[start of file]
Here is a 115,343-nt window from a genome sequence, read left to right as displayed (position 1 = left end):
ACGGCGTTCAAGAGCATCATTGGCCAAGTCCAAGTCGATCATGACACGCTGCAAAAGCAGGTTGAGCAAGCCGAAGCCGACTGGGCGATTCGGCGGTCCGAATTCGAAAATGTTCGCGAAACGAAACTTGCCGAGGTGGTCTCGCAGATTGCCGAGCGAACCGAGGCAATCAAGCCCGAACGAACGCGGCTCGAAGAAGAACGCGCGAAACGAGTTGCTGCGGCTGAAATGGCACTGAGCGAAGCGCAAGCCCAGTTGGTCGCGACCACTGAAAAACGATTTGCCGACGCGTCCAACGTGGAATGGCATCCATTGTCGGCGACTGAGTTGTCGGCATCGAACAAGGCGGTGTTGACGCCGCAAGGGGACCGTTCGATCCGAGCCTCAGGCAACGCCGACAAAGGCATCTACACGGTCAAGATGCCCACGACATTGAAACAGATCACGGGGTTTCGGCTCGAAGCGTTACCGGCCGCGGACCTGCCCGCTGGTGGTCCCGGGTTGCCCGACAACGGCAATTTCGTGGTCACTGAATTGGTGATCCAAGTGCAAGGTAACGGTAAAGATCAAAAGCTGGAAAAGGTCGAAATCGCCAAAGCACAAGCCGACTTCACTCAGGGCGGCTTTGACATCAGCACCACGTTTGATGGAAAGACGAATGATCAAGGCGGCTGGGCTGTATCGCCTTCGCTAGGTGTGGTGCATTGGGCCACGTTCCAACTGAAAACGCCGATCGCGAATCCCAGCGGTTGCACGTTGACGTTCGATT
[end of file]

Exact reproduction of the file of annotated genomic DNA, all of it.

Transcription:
Here is a 115,343-nt window from a genome sequence, read left to right as displayed (position 1 = left end):
ACGGCGTTCAAGAGCATCATTGGCCAAGTCCAAGTCGATCATGACACGCTGCAAAAGCAGGTTGAGCAAGCCGAAGCCGACTGGGCGATTCGGCGGTCCGAATTCGAAAATGTTCGCGAAACGAAACTTGCCGAGGTGGTCTCGCAGATTGCCGAGCGAACCGAGGCAATCAAGCCCGAACGAACGCGGCTCGAAGAAGAACGCGCGAAACGAGTTGCTGCGGCTGAAATGGCACTGAGCGAAGCGCAAGCCCAGTTGGTCGCGACCACTGAAAAACGATTTGCCGACGCGTCCAACGTGGAATGGCATCCATTGTCGGCGACTGAGTTGTCGGCATCGAACAAGGCGGTGTTGACGCCGCAAGGGGACCGTTCGATCCGAGCCTCAGGCAACGCCGACAAAGGCATCTACACGGTCAAGATGCCCACGACATTGAAACAGATCACGGGGTTTCGGCTCGAAGCGTTACCGGCCGCGGACCTGCCCGCTGGTGGTCCCGGGTTGCCCGACAACGGCAATTTCGTGGTCACTGAATTGGTGATCCAAGTGCAAGGTAACGGTAAAGATCAAAAGCTGGAAAAGGTCGAAATCGCCAAAGCACAAGCCGACTTCACTCAGGGCGGCTTTGACATCAGCACCACGTTTGATGGAAAGACGAATGATCAAGGCGGCTGGGCTGTATCGCCTTCGCTAGGTGTGGTGCATTGGGCCACGTTCCAACTGAAAACGCCGATCGCGAATCCCAGCGGTTGCACGTTGACGTTCGATT